Protecting the Copper River Watershed Ecosystem
“There are some [negatively impactful] proposals that could have been avoided if we’d had some dialogue [like this].”
Mike Mikelson, draft gillnetter
The Copper River in southcentral Alaska is among the largest in the United States, famed for its thriving wetland ecosystems and natural resources—especially its wild salmon fisheries, on which hundreds of local families and businesses depend.
To protect the river from overuse, the Copper River Watershed Project creates deeper partnerships between the people who rely on it. Rooted at the intersection of place and value, CRWP was “born of deep concern for the region’s resources and economies dependent on those resources [and strives] to support the community values of Copper River watershed residents in our efforts to foster sustainable economic development.”
In 2017, CRWP’s Executive Director Kristin Carpenter planned to host the organization’s first-ever Salmon Harvesters Roundtable, a discussion circle for commercial salmon harvesters, sport fishers, elected officials, representatives from the Alaska Fish & Game Department, and other stakeholders to share their experiences with the watershed and its resources, as well as their hopes, concerns, and plans for its continued use.
Building a Future, Together
CRWP intended for the roundtable to build relationships and trust among those shaping the watershed’s future as a source of subsistence, recreation, and commerce.
These were diverse stakeholders who shared a deep love and respect for the river, but who often felt at odds with each other. This meant the conversation had the potential to become turbulent, churning up deeply-held convictions about livelihoods, personal connections to the land and waters, and family legacies—not to mention controversial subjects like climate change and state wildlife protections.
With so much riding on the outcome of the roundtable, Carpenter asked Essential Partners to help create space for a heartfelt and constructive conversation about individual values and shared futures.
EP assigned an expert facilitator to work with Carpenter. Starting from bedrock, they clarified purposes, designed and planned the roundtable, crafted questions for deep reflection, and prepared CRWP staff to facilitate the conversation.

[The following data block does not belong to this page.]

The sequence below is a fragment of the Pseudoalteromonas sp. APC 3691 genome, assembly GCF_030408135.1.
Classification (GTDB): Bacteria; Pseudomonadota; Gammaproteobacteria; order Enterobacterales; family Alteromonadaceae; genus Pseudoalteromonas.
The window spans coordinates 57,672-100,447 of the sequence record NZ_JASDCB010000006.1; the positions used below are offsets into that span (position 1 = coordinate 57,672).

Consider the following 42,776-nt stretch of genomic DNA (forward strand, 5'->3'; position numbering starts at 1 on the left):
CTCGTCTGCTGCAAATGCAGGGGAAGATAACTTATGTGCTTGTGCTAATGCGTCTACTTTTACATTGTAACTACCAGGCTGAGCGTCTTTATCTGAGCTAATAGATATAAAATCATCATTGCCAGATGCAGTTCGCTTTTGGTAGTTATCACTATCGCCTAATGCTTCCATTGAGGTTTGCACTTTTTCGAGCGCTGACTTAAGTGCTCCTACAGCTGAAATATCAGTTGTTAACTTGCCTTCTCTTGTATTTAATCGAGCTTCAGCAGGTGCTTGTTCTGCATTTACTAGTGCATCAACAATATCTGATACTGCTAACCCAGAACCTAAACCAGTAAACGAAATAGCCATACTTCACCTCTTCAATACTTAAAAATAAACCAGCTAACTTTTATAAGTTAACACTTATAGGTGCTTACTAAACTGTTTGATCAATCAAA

Dialogue, Community, Sustainability
Finally, in December 2017, in a small seaside town of just over 2,000 Alaskans, 21 people turned out to talk about the watershed that linked and sustained their community.
Starting with a well-crafted question about personal connections to the river, the conversation ranged from the minutiae of commercial and sport fishing to past disagreements between stakeholders—but they navigated their differences constructively, and the structure and facilitation of the gathering prevailed. The first-ever roundtable had been a success.
From the official minutes of the December 2017 roundtable:
- Cordova Mayor Clay Koplin: “[It is] valuable to keep having this kind of conversation because it helps focus on the resource rather than each type of fisherman protecting his position.”
- Mike Mikelson, draft gillnetter: “There are some [negatively impactful] proposals that could have been avoided if we’d had some dialogue [like this] among users.”
- Paul Harrell, Chitina Dipnetters Association: “We’re all concerned about the health of the fishery. If we’re doing something on our end that is hurting, we should know about it.”
- Mark Somerville, Alaska Department of Fish & Game: “This is one of the more productive meetings I’ve heard.”
- Shawn Gilman, draft gillnetter: “It’s good to have a rapport.”
As of 2020, CRWP continues to use constructive facilitation techniques and well-crafted questions in their annual Salmon Harvester Roundtable discussion, now in its third year running.